This explosion of literature has to be organized in some way if any sense is to be made of the data. With no clear guideposts to the rapidly accumulating mass of material, it remains to the individual reader to make sense of the wealth of material, and it is easy to become quickly overwhelmed. The epistemological understanding of what cyberspace is and how it relates to the ontological being of humanity varies greatly depending upon individual biases and perspectives. This paper seeks to rectify this situation by proposing a schema for classifying the different opinions in terms of discrete cyber warfare schools of thought.

If the literature for cyber warfare is examined, one can see clear delineations between three groups or schools of thought, each of which revolves around specific assumptions about the nature of how IT is affecting the practice of warfare. The schools can be placed on a spectrum of opinions along which one can measure a dialectical relationship between technological and human agency (see Figure 1). The three schools can be grouped in the following manner: Revolutionary materialist, Liberal Materialist and Conservative.

Figure 1 illustrates the relationship of the three cyber warfare schools of thought. The relationship is linear and runs from high technologic agency (Revolutionary Materialism) to high human agency (Conservative). Liberal Materialism is in the middle of the other two schools of thought. End Figure 1.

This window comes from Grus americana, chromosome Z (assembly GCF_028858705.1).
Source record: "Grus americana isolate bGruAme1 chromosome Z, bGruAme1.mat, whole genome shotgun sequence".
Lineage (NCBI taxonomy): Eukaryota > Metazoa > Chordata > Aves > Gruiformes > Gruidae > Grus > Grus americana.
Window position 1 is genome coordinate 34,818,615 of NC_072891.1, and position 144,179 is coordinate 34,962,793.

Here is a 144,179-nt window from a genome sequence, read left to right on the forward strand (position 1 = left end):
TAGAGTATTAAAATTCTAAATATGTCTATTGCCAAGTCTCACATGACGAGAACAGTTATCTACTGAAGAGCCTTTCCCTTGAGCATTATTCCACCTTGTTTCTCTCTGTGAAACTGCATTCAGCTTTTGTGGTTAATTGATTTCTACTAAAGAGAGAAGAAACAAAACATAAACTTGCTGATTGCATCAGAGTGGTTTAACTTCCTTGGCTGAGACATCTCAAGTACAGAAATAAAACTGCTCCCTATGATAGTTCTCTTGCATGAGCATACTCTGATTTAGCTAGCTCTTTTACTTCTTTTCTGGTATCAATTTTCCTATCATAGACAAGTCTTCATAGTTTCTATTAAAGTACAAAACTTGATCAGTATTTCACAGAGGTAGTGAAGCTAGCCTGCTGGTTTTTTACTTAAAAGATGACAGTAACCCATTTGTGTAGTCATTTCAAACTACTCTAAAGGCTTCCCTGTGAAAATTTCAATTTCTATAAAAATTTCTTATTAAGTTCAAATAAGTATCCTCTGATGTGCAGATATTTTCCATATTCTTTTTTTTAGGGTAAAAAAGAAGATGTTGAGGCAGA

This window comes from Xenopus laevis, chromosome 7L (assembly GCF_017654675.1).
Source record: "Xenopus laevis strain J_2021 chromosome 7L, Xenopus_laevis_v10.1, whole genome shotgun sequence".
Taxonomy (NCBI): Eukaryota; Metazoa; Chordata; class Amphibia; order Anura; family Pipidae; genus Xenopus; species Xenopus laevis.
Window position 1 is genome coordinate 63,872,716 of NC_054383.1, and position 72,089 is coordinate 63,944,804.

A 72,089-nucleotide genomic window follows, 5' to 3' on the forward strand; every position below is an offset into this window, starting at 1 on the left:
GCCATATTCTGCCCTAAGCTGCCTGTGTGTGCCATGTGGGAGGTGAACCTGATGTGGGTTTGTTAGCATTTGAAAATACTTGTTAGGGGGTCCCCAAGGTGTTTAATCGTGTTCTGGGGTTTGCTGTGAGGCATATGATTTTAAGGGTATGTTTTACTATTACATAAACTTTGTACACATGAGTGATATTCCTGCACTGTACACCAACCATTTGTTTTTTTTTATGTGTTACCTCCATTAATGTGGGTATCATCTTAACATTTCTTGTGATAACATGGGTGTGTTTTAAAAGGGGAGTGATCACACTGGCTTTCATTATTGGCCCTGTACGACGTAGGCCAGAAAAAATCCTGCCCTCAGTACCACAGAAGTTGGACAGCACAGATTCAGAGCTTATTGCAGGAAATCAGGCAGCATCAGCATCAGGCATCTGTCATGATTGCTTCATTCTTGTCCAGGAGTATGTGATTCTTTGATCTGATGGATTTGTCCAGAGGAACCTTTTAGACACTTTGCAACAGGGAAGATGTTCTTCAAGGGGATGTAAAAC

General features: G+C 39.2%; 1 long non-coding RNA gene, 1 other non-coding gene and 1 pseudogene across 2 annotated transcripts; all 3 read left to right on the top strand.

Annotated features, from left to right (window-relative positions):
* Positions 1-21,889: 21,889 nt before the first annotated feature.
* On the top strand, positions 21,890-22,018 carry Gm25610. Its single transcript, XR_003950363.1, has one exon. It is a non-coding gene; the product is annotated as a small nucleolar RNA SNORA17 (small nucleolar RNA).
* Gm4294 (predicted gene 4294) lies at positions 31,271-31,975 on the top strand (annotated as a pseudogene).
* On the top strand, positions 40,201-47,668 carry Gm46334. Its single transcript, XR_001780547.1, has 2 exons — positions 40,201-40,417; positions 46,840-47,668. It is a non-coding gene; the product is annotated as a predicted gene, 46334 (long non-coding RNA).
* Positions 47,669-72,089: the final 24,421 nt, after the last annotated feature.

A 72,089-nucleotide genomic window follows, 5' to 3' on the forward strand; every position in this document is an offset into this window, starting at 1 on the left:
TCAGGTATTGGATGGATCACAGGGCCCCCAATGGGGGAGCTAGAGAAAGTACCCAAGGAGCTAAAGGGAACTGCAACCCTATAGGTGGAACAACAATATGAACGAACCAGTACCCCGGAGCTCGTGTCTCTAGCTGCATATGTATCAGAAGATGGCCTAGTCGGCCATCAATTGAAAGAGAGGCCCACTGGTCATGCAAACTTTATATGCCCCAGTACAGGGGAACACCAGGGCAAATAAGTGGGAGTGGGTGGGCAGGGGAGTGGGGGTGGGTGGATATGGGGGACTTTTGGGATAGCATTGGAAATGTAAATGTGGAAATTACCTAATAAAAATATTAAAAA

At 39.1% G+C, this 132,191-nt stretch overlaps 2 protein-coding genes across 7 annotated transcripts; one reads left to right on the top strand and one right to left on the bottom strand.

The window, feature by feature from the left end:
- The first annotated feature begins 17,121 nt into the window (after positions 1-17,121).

Figure 1. Cyber warfare schools of thought

 

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Revolutionary Materialist school of thought makes the basic assumption that IT will change the praxis[18] of warfare, if not the nature of war itself. The Revolutionary school of thought bears a close resemblance to air power theory in both its basic credo and its objectives. Revolutionaries, like the air power theorists before them, emphasize the possibilities for manoeuvre that IT offers military forces. Cyber warfare can be used to go around or avoid confrontation between major military forces altogether. By attacking a state’s critical infrastructure through a major event (frequently referred to as an electronic Pearl Harbor [EPH]), the state’s ability to control both its regular military forces as well as society itself will be compromised. Financial markets are disrupted, transportation grids are rendered dysfunctional, electrical power is removed from broad swathes of the country, and information networks are collapsed. Social chaos results from these actions, and the state loses its ability to act. A war effectively ends through basic governmental paralysis and/or regime change.